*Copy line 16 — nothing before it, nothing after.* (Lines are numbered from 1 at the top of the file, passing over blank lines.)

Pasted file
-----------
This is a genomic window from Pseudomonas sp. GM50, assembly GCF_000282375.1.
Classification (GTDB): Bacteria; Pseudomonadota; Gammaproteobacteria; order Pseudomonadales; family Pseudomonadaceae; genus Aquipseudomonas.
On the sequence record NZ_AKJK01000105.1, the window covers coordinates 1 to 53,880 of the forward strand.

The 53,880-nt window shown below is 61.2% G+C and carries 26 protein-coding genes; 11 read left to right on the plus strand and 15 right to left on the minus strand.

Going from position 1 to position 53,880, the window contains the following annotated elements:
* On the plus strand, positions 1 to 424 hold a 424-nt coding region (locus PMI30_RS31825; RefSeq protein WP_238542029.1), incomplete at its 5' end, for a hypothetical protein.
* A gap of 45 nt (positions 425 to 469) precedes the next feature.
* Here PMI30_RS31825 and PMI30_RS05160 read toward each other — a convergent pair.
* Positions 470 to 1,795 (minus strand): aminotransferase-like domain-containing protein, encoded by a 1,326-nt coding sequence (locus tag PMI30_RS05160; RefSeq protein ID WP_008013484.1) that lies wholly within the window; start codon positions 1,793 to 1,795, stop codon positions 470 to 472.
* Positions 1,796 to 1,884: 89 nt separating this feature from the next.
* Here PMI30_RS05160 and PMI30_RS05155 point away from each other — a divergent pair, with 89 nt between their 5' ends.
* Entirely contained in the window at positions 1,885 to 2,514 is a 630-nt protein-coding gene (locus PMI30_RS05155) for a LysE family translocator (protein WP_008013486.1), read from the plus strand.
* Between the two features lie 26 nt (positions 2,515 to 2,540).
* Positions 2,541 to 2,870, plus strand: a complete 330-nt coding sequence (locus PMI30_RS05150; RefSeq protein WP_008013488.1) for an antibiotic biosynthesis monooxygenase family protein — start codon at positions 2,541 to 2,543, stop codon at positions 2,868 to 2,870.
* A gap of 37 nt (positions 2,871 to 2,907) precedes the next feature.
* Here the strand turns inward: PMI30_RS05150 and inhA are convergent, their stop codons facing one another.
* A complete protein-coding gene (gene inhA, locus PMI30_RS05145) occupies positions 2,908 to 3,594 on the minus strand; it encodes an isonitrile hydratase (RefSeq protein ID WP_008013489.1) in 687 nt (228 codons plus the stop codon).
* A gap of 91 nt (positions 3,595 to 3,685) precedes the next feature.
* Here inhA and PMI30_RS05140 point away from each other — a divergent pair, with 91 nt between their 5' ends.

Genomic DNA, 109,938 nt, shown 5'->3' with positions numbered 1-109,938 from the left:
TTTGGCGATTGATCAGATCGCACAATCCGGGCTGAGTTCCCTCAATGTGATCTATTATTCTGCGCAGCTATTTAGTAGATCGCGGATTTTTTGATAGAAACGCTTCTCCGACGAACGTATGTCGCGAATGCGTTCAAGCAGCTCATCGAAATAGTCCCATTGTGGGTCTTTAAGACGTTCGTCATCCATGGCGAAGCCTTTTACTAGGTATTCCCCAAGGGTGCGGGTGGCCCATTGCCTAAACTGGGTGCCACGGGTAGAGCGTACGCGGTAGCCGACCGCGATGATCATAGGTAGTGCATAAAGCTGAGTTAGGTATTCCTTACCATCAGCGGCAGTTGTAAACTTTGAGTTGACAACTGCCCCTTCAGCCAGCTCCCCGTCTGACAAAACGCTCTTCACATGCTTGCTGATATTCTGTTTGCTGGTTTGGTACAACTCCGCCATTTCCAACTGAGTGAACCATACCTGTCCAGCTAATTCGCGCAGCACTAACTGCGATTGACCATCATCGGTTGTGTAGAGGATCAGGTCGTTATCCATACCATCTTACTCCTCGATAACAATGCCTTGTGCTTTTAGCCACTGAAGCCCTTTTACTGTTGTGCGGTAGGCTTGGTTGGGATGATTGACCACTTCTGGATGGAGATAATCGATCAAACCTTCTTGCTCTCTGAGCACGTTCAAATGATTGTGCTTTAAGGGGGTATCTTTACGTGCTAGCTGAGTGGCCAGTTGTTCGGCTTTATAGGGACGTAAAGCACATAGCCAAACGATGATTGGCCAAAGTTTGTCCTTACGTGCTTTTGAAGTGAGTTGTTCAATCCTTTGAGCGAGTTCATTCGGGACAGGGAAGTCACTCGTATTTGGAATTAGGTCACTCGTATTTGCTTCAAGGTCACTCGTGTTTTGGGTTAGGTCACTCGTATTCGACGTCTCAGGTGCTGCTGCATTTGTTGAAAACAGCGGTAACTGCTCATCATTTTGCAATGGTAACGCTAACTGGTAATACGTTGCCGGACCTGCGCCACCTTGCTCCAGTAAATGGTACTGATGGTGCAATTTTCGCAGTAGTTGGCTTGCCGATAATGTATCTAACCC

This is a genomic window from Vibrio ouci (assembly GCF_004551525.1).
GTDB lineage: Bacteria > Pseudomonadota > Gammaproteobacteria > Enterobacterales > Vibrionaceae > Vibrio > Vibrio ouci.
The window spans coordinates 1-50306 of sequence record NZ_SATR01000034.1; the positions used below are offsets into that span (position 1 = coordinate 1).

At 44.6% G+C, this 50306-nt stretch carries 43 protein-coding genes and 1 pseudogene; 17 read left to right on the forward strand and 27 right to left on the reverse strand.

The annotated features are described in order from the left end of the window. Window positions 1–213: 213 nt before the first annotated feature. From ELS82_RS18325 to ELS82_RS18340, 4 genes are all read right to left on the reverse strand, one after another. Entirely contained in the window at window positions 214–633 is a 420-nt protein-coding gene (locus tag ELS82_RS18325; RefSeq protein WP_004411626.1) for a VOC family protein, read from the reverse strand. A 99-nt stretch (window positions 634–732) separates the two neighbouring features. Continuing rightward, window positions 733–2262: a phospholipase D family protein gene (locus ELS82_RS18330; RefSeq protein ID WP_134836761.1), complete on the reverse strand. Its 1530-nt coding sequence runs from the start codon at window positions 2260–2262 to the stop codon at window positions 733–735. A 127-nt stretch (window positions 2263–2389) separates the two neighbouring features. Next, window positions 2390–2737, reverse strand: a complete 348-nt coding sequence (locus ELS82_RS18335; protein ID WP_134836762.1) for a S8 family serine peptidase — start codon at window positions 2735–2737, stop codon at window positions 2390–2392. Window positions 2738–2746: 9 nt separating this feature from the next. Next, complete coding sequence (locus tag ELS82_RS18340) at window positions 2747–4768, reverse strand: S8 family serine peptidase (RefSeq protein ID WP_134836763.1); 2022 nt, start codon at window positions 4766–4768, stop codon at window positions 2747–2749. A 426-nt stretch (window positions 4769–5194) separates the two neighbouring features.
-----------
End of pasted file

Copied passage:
* Here the strand turns inward: PMI30_RS05150 and inhA are convergent, their stop codons facing one another.